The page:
July 2020 — Netgalley Reads

Cover of the book, The Riddle of the Fractal Monks by Jonathan Pinnock

The Riddle of the Fractal Monks by Jonathan Pinnock

So, this book isn’t a good choice for you if you haven’t read the previous ones in the series. That was the first thing to go wrong for me. Secondly, the main characters aren’t very nice people that you’d want to read about. The guy is spineless and easily led around by his girlfriend. She, on the other hand, is reckless and mocks her boyfriend any chance she gets.

With all the running about, there’s a mystery to be solved. However, the duo keeps getting throwing themselves into scrapes that they shouldn’t be able to walk out of — yet they do. As the name indicates, the mystery has something to do with fractals and a religious order of monks who decide on math taking them to enlightenment. There’s some humor.

All in all, I had a really hard time to keep going because the story and the characters both failed to interest me.

Cover of the book Mockstars by Christopher Russell

Mockstars by Christopher Russell

It’s not that this book isn’t funny; it has its moments. It follows two bandmates as they try to make it in the world of rock and roll. They find themselves in humorous situations, lose the view of why they started the band in the first place, and then get back together again. So, yeah, the humor is there. But that isn’t the only thing that makes a book a pleasant, interesting read. It didn’t hold my attention for too long each time I picked it up. Nothing eventful really happens. A reviewer described it as a cozy mystery but for guys. I agree with their assessment mostly, except there was no mystery to solve.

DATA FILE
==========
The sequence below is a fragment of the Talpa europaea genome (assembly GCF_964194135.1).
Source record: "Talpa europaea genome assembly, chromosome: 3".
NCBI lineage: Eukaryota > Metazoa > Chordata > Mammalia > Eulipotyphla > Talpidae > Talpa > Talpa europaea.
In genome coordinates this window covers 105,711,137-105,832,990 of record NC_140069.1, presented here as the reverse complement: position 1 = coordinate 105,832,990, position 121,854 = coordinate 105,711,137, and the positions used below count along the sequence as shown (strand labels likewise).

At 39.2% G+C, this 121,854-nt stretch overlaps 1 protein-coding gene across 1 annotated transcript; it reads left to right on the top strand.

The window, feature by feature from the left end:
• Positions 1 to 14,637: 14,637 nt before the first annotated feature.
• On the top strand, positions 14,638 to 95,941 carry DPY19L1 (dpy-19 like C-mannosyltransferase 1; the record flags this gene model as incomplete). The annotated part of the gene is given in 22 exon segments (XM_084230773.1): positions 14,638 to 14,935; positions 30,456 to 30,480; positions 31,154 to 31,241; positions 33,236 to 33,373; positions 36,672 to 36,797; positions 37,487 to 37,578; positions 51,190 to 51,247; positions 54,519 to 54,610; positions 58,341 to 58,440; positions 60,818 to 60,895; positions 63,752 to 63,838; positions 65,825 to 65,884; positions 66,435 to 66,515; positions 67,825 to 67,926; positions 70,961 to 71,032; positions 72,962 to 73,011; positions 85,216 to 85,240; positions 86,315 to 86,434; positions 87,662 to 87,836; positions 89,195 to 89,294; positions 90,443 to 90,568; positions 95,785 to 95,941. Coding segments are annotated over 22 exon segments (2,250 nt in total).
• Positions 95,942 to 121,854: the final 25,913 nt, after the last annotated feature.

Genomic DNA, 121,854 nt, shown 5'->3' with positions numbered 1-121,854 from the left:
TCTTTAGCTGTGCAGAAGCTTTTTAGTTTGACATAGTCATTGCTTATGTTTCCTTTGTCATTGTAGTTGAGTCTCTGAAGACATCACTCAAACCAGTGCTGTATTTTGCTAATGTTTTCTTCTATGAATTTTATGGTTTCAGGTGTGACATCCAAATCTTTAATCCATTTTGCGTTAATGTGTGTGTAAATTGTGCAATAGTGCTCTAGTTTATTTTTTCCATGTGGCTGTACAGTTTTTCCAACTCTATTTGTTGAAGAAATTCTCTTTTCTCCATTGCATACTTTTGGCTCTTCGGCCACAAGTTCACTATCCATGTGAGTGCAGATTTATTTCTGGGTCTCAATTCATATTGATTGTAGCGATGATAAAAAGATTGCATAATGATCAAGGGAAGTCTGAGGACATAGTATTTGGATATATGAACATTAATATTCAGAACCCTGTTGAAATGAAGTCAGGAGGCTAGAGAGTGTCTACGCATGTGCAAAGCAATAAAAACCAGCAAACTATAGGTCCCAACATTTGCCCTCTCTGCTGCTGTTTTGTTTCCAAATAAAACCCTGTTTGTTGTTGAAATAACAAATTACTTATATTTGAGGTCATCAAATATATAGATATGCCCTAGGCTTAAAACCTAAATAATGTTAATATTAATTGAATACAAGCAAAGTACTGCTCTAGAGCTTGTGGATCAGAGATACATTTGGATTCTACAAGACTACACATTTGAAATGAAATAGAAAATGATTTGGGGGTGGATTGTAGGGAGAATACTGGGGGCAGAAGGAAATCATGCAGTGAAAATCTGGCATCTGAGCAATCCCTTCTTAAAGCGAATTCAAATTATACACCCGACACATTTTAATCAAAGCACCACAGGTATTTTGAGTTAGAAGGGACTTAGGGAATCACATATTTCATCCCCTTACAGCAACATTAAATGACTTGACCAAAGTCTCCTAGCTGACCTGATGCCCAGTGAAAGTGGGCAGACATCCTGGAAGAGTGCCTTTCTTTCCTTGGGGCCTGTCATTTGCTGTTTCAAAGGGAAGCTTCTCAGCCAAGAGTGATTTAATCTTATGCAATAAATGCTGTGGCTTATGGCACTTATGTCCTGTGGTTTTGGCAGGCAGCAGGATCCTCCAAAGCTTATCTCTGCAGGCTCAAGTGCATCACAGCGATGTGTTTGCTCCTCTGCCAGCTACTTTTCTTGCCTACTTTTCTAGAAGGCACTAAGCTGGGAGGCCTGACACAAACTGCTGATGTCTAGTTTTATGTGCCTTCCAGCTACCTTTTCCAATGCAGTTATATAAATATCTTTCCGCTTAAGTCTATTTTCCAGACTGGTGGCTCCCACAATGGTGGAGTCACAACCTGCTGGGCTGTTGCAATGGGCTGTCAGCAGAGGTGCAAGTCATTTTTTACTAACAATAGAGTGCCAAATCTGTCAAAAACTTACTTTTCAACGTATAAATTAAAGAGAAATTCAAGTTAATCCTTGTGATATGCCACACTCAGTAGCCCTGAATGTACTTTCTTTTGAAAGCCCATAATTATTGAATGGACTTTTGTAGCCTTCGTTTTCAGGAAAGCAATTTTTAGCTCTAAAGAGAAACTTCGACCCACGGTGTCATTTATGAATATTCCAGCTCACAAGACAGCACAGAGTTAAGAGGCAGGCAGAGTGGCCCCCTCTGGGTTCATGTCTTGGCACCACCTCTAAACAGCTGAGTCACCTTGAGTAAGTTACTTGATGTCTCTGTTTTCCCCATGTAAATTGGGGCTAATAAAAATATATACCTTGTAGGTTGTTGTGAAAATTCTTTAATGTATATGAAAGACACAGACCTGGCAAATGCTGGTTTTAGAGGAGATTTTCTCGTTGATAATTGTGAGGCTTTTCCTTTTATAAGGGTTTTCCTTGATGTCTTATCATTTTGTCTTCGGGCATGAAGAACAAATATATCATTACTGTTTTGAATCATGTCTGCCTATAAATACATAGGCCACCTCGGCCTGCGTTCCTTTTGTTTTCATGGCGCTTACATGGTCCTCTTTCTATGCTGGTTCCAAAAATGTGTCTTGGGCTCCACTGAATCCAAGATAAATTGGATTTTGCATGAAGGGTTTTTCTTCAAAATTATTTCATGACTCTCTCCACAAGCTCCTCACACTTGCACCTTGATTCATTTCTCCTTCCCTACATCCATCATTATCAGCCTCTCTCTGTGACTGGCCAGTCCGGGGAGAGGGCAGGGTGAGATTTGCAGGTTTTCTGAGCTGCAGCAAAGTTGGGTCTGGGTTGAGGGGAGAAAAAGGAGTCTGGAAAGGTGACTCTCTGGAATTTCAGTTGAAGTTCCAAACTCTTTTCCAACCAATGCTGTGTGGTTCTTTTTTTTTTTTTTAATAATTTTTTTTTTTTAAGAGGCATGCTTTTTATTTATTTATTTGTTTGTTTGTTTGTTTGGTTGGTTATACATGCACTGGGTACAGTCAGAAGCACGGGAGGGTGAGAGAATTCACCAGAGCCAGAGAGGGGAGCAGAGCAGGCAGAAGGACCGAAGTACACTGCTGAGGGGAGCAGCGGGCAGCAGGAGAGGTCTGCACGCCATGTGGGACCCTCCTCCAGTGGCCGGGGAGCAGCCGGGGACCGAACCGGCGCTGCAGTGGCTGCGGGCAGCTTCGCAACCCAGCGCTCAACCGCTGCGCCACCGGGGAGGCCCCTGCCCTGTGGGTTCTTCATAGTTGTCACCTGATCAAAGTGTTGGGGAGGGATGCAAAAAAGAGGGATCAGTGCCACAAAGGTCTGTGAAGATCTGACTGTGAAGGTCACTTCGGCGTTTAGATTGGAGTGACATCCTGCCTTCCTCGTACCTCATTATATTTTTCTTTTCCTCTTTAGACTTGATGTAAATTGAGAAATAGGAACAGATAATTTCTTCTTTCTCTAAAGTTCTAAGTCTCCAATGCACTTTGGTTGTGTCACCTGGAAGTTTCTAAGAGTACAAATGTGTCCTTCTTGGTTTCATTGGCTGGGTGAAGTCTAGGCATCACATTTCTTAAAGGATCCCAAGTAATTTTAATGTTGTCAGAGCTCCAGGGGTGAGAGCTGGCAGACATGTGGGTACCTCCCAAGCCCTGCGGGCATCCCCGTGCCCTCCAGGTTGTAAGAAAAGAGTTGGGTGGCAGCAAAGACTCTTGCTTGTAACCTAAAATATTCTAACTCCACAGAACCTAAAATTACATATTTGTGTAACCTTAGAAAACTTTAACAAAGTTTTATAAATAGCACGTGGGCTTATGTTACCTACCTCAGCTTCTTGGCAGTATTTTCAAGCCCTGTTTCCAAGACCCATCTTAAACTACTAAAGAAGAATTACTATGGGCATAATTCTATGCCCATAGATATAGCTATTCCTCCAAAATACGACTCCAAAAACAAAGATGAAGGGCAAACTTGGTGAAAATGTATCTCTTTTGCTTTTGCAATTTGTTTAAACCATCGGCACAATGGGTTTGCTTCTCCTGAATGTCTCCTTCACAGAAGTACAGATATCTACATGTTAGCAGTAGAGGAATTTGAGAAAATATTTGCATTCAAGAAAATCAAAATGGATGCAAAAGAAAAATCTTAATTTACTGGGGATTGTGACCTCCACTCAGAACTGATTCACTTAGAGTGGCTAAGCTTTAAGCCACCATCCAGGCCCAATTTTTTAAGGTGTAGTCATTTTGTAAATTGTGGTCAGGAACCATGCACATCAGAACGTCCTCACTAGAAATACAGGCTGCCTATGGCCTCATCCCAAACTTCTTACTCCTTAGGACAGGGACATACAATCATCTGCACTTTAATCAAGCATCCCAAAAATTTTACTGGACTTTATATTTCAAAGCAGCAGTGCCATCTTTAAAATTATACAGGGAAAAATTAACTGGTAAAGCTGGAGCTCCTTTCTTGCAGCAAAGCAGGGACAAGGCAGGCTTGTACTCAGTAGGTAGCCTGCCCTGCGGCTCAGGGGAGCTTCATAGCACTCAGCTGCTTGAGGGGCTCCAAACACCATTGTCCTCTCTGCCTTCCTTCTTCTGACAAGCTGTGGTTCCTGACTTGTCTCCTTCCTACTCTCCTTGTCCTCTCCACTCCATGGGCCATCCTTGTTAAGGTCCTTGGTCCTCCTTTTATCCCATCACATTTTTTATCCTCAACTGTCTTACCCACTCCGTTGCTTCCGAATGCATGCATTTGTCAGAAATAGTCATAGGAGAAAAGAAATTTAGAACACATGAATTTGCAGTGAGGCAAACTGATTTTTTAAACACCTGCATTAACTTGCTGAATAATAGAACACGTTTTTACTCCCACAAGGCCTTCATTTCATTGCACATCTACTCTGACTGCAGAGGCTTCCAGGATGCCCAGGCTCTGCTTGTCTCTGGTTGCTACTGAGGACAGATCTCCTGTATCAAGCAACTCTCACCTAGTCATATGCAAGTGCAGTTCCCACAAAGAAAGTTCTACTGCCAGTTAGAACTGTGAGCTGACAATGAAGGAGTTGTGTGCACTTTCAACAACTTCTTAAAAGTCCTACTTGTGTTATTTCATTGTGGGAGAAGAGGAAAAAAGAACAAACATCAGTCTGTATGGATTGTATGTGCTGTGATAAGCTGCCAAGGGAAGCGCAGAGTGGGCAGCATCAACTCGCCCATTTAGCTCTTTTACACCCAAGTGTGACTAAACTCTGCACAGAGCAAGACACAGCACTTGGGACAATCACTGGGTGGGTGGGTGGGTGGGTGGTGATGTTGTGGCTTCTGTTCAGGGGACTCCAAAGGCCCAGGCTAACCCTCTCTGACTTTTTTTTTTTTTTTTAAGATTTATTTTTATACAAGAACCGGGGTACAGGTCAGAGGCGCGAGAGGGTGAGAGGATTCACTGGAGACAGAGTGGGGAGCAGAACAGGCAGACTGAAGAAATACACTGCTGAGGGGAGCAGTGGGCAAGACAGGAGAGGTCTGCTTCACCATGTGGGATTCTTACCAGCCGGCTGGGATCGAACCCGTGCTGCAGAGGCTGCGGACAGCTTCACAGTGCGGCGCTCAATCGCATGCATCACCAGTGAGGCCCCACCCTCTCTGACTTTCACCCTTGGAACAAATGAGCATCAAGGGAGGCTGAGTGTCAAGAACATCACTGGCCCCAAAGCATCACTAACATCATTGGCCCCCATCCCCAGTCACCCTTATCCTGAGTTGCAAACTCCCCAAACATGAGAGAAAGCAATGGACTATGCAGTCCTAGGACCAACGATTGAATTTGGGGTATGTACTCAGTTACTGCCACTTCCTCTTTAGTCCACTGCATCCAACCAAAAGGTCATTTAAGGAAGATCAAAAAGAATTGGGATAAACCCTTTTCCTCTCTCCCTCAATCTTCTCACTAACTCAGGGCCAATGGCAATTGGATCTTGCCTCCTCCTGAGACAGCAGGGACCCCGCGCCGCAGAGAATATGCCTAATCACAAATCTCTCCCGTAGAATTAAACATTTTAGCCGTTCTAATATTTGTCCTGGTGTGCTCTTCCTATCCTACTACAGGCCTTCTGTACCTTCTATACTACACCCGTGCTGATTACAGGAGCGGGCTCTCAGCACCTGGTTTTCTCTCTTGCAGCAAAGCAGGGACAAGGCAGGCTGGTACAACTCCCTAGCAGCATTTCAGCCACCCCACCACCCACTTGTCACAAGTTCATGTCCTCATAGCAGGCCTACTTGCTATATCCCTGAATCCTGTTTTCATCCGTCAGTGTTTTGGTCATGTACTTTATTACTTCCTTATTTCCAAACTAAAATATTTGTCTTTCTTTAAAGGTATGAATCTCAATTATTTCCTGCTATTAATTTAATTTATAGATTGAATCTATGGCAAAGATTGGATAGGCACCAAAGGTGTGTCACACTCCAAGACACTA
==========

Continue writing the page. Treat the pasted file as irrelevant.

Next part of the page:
2 Comments Add yours

  1. Jeremy Beard says:

    Did you mean to pick up the book without reading the first or was it just an accident? Or were you banking more on the typical interchangeable mystery pattern?


    1. Midu Hadi says:

      The latter. Thought even if there was math in it, I’d at least like the plot or the characters.


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